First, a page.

When a Republican colleague requested a ruling on the amendment’s germaneness, Howell told his colleagues:
[Germaneness] prevents the presentation to the House of propositions that may not be reasonably anticipated, and for which they may not be properly prepared. A proposition of a narrow or limited scope may not be amended by a proposition of a more general nature… even though they might be related… I am going to rule that Senate amendments are not germane and out of order.
The Senate passed the controversial maps on January 21 on a party-lines vote. The measure passed 20-19 because Senator Henry Marsh (D), a legendary civil rights leader, was absent attending President Obama’s inauguration.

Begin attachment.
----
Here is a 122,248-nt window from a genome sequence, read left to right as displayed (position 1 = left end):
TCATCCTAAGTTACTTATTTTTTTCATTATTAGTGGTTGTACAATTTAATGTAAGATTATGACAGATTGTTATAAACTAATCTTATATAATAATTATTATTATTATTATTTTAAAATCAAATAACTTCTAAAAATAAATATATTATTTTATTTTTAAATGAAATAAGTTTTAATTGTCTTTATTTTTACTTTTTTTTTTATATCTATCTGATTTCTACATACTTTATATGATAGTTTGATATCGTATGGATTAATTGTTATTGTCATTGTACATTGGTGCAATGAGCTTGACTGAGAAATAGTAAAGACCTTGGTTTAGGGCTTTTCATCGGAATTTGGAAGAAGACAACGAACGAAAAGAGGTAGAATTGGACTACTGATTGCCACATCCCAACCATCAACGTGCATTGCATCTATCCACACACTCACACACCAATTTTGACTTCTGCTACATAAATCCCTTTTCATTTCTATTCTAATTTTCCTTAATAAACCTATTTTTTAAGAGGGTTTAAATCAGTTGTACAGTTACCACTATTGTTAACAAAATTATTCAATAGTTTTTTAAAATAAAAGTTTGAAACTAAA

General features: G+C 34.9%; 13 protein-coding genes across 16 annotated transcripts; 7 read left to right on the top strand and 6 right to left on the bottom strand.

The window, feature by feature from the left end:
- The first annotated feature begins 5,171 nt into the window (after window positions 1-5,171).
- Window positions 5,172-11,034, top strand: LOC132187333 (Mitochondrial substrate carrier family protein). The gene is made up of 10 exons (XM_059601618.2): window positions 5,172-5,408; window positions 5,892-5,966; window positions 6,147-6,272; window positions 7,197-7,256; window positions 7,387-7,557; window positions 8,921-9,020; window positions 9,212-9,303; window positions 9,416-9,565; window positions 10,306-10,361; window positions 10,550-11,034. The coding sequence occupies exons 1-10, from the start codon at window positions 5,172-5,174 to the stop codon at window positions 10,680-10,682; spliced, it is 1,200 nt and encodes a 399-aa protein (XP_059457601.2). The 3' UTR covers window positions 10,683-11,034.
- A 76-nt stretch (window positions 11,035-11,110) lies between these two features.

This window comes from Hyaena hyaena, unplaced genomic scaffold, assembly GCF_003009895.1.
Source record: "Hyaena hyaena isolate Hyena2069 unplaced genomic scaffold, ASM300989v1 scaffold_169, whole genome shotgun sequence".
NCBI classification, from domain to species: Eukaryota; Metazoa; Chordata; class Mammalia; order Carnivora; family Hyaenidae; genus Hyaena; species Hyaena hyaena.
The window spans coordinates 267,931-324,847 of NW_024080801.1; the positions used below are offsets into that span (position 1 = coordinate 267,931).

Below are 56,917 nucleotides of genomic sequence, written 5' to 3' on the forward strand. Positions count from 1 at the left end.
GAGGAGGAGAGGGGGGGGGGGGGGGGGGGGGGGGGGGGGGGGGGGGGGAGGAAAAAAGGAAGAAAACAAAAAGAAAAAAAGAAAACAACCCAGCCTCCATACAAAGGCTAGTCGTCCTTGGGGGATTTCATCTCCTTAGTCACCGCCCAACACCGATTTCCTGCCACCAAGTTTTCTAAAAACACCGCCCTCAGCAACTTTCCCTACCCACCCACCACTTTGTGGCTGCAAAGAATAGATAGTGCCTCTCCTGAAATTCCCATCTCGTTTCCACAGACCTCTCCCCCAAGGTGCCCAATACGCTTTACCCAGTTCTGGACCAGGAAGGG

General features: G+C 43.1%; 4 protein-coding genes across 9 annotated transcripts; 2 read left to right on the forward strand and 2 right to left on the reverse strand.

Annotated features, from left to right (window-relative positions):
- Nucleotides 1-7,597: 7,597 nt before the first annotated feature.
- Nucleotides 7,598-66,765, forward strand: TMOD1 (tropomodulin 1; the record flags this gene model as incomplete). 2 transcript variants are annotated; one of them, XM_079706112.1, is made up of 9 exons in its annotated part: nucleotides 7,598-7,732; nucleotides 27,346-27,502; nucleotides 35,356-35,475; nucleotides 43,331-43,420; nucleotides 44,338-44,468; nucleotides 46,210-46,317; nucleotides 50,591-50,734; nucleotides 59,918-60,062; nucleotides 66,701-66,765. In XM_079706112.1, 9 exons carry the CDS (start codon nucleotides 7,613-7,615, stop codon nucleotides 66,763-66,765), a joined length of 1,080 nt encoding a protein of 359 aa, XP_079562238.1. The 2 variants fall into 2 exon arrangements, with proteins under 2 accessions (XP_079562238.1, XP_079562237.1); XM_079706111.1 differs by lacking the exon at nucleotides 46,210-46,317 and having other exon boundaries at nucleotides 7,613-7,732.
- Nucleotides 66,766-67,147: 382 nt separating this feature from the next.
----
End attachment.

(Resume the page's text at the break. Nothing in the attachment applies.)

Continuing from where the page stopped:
Virginia Senate Republican Leader Tommy Norment blasted Howell’s ruling Wednesday, saying: “The entire Senate Republican Caucus is deeply disappointed by Speaker Howell’s unilateral ruling today.” Norment added: “The Virginia Senate Republican Caucus remains committed to correcting the egregious hyperpartisan  gerrymander that has resulted in the current tortuously drawn Senate districts.” The “hyperpartisan” maps passed on a 32-5 bipartisan vote in 2011, with Norment voting for the maps.